Genomic Instability is a Cancer Driver

In cancer, there are two types of causative genes: oncogenes are genes that become activated in a cancer and cause its growth; tumor suppressor genes are genes that normally prevent cancer development but are turned off in cancer cells. Both the gain of function in oncogenes and the loss of function in tumor suppressors can lead to DNA damage and genomic instability. Ongoing DNA damage causes tumor evolution, cancer progression, and therapy resistance. However, excessive DNA damage in cancer cells is also an “Achilles heel” and targeting specific DNA repair mechanisms can induce synthetic lethality in cancer cells.

To date synthetic lethal therapies have focused on loss-of-function mutations (i.e. tumor suppressors). In contrast, Cyteir is developing a new generation of synthetic lethal therapies that target gain-of-function genetic abnormalities (i.e. oncogenes).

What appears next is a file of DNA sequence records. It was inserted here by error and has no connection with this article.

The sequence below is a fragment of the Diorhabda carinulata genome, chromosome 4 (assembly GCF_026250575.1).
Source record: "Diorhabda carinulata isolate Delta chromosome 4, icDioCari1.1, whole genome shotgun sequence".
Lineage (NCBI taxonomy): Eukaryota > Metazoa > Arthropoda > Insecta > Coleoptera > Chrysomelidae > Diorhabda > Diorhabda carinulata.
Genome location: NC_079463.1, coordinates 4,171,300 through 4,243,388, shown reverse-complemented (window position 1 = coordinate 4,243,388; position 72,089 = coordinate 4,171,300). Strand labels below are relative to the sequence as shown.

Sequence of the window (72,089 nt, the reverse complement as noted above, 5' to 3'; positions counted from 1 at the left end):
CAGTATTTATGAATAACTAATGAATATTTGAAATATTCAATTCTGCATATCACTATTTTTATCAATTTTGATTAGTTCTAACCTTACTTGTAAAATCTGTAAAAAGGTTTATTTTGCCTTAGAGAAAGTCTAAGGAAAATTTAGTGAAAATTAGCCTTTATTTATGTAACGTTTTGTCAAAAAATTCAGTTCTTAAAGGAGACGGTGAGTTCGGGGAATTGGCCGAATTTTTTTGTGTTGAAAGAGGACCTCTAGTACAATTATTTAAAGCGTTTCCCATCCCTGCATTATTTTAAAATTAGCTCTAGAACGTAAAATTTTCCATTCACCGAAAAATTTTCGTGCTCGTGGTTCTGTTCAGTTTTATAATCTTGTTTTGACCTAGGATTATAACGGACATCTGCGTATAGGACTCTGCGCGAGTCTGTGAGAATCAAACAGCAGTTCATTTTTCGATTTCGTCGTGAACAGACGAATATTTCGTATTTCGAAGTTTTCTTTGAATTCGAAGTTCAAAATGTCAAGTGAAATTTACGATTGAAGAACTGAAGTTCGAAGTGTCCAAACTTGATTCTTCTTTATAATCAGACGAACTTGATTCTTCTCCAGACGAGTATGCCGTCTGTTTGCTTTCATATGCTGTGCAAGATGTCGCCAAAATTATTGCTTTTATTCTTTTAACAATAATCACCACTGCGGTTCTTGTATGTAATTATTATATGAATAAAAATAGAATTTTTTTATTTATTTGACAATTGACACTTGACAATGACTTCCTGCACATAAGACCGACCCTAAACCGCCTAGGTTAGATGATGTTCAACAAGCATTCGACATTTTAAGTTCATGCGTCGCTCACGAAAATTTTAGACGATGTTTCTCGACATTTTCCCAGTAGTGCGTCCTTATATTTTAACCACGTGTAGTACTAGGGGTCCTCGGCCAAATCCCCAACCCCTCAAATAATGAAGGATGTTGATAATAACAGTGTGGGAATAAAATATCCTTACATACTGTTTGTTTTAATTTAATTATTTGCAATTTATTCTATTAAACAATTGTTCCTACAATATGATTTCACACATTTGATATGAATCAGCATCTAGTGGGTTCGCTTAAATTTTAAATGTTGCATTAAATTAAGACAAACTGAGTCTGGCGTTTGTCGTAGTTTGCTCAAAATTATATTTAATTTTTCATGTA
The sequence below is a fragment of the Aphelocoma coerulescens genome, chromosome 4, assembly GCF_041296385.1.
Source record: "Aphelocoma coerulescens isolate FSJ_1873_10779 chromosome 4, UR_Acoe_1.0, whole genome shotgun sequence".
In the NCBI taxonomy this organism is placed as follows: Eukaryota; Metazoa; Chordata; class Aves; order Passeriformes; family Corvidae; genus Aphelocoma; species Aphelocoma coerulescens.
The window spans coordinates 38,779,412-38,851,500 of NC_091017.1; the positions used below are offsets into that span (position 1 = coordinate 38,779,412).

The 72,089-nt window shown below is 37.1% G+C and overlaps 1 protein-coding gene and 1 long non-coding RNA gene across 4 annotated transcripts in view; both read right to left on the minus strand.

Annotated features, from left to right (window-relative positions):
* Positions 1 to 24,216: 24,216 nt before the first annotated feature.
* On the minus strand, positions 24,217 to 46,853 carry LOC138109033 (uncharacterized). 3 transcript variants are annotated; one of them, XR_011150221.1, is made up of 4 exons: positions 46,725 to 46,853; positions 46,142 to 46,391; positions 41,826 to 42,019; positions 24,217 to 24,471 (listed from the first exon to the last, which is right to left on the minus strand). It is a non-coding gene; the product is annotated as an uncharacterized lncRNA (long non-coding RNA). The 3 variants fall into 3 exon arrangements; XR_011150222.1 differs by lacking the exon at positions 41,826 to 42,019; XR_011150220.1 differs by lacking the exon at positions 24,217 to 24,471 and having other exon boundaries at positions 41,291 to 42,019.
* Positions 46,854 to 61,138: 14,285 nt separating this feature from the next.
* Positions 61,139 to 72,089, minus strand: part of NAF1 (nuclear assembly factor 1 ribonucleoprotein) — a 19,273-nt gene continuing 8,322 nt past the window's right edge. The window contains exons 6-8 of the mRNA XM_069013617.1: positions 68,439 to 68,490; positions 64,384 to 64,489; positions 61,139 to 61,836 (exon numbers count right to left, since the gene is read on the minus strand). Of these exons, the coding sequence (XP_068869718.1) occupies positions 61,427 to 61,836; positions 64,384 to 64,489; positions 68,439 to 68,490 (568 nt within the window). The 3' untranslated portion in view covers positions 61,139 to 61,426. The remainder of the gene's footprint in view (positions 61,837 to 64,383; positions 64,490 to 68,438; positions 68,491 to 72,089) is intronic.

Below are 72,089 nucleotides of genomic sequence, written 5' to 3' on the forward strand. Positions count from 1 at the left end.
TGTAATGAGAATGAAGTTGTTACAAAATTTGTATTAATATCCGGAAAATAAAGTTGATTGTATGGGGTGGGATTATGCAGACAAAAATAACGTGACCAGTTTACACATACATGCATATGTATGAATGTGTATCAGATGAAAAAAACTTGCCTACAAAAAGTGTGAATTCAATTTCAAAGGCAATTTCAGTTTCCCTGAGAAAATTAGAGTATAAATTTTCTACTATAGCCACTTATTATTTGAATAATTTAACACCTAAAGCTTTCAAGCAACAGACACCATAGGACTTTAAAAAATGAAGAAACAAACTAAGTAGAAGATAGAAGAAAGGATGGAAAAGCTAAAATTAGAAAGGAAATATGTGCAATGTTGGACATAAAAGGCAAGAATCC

Through the precise targeting of RAD51, we’ve demonstrated the potential to potently and selectively eliminate AID+ diseased cells with minimal off target effects in healthy cells.


Cancer cells experience very high levels of DNA damage, and thus rely on DNA repair systems for their survival and their ability to rapidly mutate. Because DNA repair is at the center of cancer biology, synthetic lethality, targeting key DNA repair factors, has emerged as a promising avenue of new treatments for a wide range of cancers.

“Groundbreaking new discoveries in the biology of DNA repair hold tremendous promise for innovative drug development”


Kevin Mills, PhD – Chief Scientific Officer, Cyteir Therapeutics, Inc.